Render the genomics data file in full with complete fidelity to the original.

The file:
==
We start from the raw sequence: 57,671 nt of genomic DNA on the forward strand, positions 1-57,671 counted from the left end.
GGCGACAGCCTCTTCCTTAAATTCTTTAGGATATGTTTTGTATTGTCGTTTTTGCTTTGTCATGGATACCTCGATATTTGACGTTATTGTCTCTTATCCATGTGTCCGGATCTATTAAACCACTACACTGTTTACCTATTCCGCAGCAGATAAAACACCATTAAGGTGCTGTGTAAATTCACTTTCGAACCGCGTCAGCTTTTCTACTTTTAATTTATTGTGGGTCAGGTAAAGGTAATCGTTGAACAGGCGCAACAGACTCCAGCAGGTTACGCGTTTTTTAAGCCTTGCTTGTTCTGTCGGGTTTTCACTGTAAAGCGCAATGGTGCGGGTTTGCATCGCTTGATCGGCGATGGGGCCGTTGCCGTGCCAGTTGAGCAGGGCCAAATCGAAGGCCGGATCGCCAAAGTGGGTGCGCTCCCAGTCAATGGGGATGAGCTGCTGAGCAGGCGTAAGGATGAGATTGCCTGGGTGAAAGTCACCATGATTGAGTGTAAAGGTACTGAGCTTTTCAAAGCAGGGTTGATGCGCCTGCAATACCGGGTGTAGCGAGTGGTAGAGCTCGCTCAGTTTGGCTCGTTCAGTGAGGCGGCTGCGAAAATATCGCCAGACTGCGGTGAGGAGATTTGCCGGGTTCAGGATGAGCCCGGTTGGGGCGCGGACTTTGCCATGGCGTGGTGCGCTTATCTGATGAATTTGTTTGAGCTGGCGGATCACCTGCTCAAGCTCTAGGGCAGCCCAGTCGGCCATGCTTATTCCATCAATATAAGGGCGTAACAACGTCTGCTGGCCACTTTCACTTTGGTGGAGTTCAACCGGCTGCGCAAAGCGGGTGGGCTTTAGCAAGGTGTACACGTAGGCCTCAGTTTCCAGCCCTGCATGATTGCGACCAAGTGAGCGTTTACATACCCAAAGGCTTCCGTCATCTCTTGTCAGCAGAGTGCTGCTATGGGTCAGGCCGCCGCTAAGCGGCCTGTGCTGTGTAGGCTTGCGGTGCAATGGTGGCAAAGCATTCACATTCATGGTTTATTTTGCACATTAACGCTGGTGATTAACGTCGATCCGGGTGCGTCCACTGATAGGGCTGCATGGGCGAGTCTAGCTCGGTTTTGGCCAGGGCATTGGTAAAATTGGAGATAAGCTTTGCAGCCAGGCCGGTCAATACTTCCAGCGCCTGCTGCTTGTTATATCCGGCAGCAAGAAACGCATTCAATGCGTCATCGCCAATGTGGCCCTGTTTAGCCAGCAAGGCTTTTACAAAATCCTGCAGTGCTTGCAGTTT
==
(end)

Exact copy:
We start from the raw sequence: 57,671 nt of genomic DNA on the forward strand, positions 1-57,671 counted from the left end.
GGCGACAGCCTCTTCCTTAAATTCTTTAGGATATGTTTTGTATTGTCGTTTTTGCTTTGTCATGGATACCTCGATATTTGACGTTATTGTCTCTTATCCATGTGTCCGGATCTATTAAACCACTACACTGTTTACCTATTCCGCAGCAGATAAAACACCATTAAGGTGCTGTGTAAATTCACTTTCGAACCGCGTCAGCTTTTCTACTTTTAATTTATTGTGGGTCAGGTAAAGGTAATCGTTGAACAGGCGCAACAGACTCCAGCAGGTTACGCGTTTTTTAAGCCTTGCTTGTTCTGTCGGGTTTTCACTGTAAAGCGCAATGGTGCGGGTTTGCATCGCTTGATCGGCGATGGGGCCGTTGCCGTGCCAGTTGAGCAGGGCCAAATCGAAGGCCGGATCGCCAAAGTGGGTGCGCTCCCAGTCAATGGGGATGAGCTGCTGAGCAGGCGTAAGGATGAGATTGCCTGGGTGAAAGTCACCATGATTGAGTGTAAAGGTACTGAGCTTTTCAAAGCAGGGTTGATGCGCCTGCAATACCGGGTGTAGCGAGTGGTAGAGCTCGCTCAGTTTGGCTCGTTCAGTGAGGCGGCTGCGAAAATATCGCCAGACTGCGGTGAGGAGATTTGCCGGGTTCAGGATGAGCCCGGTTGGGGCGCGGACTTTGCCATGGCGTGGTGCGCTTATCTGATGAATTTGTTTGAGCTGGCGGATCACCTGCTCAAGCTCTAGGGCAGCCCAGTCGGCCATGCTTATTCCATCAATATAAGGGCGTAACAACGTCTGCTGGCCACTTTCACTTTGGTGGAGTTCAACCGGCTGCGCAAAGCGGGTGGGCTTTAGCAAGGTGTACACGTAGGCCTCAGTTTCCAGCCCTGCATGATTGCGACCAAGTGAGCGTTTACATACCCAAAGGCTTCCGTCATCTCTTGTCAGCAGAGTGCTGCTATGGGTCAGGCCGCCGCTAAGCGGCCTGTGCTGTGTAGGCTTGCGGTGCAATGGTGGCAAAGCATTCACATTCATGGTTTATTTTGCACATTAACGCTGGTGATTAACGTCGATCCGGGTGCGTCCACTGATAGGGCTGCATGGGCGAGTCTAGCTCGGTTTTGGCCAGGGCATTGGTAAAATTGGAGATAAGCTTTGCAGCCAGGCCGGTCAATACTTCCAGCGCCTGCTGCTTGTTATATCCGGCAGCAAGAAACGCATTCAATGCGTCATCGCCAATGTGGCCCTGTTTAGCCAGCAAGGCTTTTACAAAATCCTGCAGTGCTTGCAGTTT